So, with such background, you'd think it would be easy for me to cook vegetarian meals at my daughter's house. Absolutely! I did think though that I would miss the sausage in the meat ragu, the chicken in the fajita, and the ground beef in the chile. I did not.
What I did, before I even left the house to be with my daughter and her new baby, I made a list of meals that I could adapt easily. Instead of meat, I used mushrooms and more herbs to flavor my sauces; Instead of eliminating a dish, I adapted it to adjust to a vegetarian lifestyle.
These are the meals I prepared:
Minestrone, Lasagna, Pasta primavera, Provencal Tan, Spaghetti with Tomatoes and Basil, Split Pea soup, Crepes with savory ricotta, Lentil Soup, Falafel, Risotto with peas and spinach, Kale and beans, Burritos with spinach, rice and beans, Roasted root veggie chips with hummus, Cabbage, potatoes, onions and peas casserole, Tabbouleh salad with fresh basil, parsley, pine nuts, Citrus salad with pecans, Apple and carrot salad, Farro with cauliflower and walnuts, Pizza and vegetable soup, Eggplant parmigiana, Mixed Greens, beans, rice and roasted peppers enchilada.............................................................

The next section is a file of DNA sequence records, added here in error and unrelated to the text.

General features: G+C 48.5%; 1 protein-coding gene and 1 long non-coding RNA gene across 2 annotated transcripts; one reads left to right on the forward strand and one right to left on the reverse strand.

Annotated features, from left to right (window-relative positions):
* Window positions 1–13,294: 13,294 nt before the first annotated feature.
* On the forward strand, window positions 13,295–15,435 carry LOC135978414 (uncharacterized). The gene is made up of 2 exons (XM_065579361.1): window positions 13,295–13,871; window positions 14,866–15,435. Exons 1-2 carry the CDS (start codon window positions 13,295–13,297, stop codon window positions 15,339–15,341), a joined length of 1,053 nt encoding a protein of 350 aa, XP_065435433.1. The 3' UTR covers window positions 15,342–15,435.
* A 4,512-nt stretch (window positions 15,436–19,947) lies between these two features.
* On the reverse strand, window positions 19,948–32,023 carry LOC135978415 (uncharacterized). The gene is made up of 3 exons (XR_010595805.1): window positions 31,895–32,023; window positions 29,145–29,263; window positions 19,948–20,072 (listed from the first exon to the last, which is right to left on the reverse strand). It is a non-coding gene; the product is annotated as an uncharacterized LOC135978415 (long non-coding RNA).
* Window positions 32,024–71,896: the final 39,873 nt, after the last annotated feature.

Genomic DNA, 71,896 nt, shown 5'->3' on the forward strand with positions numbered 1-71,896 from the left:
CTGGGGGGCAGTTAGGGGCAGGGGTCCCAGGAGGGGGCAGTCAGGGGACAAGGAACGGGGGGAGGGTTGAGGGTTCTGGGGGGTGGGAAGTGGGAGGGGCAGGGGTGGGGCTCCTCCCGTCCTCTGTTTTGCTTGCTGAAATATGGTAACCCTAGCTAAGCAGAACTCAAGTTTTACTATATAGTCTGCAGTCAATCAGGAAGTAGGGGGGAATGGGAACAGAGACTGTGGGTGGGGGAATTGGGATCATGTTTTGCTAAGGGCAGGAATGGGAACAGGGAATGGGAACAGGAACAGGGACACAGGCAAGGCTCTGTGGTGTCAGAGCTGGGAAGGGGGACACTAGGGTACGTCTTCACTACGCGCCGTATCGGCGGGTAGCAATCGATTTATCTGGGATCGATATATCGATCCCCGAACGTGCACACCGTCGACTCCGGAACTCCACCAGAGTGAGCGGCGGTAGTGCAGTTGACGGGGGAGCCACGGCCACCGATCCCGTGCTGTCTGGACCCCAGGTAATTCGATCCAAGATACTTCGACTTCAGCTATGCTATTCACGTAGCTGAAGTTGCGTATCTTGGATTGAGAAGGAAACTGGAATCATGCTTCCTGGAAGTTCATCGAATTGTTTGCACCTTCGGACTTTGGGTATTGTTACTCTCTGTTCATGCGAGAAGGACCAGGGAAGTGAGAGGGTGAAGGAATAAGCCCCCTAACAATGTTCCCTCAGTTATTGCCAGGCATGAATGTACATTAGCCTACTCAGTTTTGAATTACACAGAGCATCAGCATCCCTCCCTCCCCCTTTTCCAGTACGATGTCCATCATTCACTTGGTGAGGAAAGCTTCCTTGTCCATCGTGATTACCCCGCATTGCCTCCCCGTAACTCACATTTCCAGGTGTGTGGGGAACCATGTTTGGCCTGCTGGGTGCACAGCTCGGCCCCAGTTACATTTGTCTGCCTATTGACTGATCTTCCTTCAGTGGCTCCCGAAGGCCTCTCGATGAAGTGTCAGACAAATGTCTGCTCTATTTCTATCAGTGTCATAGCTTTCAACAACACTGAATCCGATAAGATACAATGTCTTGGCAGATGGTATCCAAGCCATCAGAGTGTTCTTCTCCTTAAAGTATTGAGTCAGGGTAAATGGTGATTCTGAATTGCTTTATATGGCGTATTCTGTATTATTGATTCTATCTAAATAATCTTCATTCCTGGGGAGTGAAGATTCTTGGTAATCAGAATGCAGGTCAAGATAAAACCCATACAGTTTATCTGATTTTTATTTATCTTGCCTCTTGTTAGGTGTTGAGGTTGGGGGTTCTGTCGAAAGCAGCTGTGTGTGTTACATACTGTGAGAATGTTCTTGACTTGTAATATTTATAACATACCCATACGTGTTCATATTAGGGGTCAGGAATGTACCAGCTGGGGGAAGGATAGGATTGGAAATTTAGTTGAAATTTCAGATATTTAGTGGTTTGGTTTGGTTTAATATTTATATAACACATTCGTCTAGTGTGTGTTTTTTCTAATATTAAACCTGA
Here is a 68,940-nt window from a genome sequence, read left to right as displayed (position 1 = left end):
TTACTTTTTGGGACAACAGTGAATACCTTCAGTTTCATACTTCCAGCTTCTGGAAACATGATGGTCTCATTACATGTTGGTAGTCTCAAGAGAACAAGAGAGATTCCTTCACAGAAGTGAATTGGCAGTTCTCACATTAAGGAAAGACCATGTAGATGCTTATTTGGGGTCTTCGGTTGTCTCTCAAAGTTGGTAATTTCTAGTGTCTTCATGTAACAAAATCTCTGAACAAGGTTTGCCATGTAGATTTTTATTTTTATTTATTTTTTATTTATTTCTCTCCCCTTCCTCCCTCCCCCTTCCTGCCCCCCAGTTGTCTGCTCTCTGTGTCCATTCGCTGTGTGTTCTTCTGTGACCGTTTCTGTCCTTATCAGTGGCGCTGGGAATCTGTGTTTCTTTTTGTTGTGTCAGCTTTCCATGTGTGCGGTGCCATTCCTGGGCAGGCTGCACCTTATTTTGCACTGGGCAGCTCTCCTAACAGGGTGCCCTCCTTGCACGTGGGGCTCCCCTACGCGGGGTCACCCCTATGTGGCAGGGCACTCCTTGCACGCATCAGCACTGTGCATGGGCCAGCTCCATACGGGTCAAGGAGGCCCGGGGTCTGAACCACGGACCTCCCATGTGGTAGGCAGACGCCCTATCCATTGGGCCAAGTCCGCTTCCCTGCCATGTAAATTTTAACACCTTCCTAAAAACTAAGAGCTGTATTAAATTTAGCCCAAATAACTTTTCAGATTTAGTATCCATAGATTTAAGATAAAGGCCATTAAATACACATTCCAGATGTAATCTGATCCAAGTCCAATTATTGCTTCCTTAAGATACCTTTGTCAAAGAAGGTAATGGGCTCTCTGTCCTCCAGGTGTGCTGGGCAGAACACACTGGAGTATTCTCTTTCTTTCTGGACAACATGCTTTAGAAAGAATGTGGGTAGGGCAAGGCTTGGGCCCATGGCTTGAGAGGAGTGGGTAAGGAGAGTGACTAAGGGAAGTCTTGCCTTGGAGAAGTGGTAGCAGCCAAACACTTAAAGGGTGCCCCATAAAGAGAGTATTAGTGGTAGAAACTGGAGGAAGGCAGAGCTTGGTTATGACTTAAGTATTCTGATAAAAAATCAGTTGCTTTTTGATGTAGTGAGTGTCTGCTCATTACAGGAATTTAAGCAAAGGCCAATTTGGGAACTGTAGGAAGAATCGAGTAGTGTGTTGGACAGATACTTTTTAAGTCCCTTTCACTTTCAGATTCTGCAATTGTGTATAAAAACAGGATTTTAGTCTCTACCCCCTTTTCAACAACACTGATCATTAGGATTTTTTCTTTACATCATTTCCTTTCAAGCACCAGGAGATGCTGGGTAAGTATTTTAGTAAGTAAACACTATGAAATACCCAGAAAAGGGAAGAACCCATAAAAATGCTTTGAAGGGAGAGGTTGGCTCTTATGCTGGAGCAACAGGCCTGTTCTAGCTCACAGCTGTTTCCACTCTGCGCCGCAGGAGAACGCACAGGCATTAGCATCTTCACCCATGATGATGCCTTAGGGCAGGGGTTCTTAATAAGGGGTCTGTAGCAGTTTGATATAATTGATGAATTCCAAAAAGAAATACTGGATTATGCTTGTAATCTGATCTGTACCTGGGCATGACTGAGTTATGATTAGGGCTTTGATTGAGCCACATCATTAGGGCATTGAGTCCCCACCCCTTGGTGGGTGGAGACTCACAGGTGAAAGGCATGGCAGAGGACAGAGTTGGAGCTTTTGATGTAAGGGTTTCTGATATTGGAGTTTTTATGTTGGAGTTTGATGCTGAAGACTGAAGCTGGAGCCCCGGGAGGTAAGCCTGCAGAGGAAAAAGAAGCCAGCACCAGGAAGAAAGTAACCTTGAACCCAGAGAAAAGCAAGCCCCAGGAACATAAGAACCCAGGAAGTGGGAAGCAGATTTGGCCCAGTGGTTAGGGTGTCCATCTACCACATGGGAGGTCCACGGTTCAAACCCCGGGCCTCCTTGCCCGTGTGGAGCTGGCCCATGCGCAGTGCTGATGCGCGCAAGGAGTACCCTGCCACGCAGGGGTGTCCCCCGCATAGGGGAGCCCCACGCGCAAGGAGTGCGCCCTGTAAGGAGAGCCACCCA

I made enough for dinner to have leftovers for lunch.
Salads and cheese quesadillas were the back up lunches.
Cereals, eggs, pancakes and granola were the breakfast choices.
I relearned lessons I had as a child, to think on my feet and combine what I had in the refrigerator to put a meal together. The Provencal Tan was such a meal: Odds and ends, more zucchini than potatoes or eggplant, layered with onions instead of leeks and baked in a very hot oven
turned out to be a very tasty dish for supper with brown rice on the side; and a sandwich filler the next day with a slice of cheese. It didn't hurt to have the internet around for recipes such as the granola, the Filafel, even banana muffins when too many bananas needed to be used up.
None of these dishes were new to me.
I just had to return to my roots to get into the groove.